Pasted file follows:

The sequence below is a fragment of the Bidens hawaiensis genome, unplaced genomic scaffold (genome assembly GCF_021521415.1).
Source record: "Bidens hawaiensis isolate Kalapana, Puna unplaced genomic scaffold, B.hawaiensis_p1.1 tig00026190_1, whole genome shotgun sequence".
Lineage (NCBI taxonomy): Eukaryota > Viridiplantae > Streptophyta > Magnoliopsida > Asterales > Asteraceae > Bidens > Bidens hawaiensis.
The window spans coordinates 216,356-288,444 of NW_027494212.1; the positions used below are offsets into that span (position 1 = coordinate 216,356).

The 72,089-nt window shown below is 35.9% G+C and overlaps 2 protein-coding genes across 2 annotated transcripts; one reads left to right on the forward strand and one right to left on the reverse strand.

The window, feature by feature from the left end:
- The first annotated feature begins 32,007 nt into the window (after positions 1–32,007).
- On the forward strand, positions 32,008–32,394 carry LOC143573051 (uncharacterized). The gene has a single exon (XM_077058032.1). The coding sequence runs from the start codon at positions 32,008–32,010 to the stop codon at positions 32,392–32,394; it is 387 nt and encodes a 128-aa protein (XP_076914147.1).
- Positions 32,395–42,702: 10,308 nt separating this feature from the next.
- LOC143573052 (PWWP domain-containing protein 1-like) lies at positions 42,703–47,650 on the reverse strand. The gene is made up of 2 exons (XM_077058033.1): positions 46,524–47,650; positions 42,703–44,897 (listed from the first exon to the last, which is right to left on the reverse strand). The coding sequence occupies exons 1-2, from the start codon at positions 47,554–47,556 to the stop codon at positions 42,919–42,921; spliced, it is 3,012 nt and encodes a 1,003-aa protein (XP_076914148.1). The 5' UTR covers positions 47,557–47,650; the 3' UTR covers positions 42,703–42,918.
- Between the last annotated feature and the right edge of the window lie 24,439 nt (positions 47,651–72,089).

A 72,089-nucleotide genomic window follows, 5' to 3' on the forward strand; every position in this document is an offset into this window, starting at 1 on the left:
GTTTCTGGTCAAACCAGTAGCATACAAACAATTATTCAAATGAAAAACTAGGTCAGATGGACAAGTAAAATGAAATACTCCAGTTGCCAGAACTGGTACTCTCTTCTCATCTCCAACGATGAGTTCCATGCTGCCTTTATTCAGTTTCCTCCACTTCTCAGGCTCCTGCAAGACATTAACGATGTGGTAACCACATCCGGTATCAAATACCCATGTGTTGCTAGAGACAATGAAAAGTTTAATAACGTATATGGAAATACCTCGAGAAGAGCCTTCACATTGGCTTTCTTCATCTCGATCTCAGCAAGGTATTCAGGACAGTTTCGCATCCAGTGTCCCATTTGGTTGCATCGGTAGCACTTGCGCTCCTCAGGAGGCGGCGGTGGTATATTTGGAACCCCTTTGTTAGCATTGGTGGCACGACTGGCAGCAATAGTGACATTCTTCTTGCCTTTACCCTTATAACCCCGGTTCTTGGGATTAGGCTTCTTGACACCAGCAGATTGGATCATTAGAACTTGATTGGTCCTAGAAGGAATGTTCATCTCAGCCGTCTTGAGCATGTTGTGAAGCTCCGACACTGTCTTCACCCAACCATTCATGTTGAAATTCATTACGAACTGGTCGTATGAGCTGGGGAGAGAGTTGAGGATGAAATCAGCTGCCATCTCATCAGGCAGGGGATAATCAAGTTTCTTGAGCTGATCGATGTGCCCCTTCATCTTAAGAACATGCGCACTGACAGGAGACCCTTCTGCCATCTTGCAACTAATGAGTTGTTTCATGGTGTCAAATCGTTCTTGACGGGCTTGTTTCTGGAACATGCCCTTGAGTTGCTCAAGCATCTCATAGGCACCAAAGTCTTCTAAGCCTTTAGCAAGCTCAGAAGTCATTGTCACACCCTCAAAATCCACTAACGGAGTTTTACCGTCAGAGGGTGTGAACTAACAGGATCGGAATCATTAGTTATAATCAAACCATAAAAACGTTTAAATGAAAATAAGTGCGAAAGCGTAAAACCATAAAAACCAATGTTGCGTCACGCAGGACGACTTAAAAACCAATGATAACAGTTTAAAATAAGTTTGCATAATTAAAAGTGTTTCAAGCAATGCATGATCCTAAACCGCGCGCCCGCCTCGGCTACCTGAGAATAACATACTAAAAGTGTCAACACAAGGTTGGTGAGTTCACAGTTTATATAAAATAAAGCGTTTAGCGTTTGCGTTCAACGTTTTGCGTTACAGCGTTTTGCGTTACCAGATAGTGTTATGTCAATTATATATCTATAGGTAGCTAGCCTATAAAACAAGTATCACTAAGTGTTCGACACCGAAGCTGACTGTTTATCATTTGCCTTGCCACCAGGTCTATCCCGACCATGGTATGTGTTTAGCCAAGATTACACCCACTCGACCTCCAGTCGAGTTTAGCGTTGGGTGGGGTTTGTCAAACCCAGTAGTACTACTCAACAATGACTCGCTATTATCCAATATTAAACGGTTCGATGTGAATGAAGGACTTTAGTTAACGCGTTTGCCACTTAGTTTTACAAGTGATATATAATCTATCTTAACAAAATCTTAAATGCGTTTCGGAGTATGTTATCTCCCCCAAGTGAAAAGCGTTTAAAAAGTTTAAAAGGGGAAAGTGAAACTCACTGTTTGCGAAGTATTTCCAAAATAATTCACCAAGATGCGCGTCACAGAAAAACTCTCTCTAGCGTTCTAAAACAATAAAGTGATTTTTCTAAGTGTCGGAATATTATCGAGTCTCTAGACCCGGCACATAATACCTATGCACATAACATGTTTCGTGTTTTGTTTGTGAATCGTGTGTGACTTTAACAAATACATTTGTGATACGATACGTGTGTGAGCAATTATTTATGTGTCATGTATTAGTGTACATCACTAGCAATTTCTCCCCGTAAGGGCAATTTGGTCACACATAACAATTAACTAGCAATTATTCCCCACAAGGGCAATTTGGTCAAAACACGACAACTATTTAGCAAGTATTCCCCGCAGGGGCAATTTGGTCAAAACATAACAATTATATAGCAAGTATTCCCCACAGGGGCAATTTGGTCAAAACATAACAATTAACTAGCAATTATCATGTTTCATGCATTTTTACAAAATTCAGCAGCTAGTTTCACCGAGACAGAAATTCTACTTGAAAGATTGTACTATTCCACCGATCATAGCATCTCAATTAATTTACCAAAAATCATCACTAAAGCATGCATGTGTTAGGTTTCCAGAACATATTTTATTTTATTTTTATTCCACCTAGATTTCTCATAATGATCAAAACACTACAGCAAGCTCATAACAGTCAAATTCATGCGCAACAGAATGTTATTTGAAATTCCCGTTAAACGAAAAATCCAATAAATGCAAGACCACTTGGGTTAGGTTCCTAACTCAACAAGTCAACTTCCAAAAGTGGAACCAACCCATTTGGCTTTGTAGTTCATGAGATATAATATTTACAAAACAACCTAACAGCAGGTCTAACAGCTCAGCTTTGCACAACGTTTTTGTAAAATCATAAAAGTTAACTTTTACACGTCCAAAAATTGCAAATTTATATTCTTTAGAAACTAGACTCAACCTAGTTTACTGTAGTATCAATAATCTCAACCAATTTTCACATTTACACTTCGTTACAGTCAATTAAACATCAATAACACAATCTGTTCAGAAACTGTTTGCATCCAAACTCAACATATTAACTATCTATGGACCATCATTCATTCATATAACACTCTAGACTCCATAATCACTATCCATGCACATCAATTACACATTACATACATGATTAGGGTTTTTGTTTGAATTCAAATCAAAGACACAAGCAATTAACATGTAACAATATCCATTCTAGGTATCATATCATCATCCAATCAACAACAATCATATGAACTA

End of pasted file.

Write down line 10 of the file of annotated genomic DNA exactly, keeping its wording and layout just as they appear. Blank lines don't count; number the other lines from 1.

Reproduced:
- LOC143573052 (PWWP domain-containing protein 1-like) lies at positions 42,703–47,650 on the reverse strand. The gene is made up of 2 exons (XM_077058033.1): positions 46,524–47,650; positions 42,703–44,897 (listed from the first exon to the last, which is right to left on the reverse strand). The coding sequence occupies exons 1-2, from the start codon at positions 47,554–47,556 to the stop codon at positions 42,919–42,921; spliced, it is 3,012 nt and encodes a 1,003-aa protein (XP_076914148.1). The 5' UTR covers positions 47,557–47,650; the 3' UTR covers positions 42,703–42,918.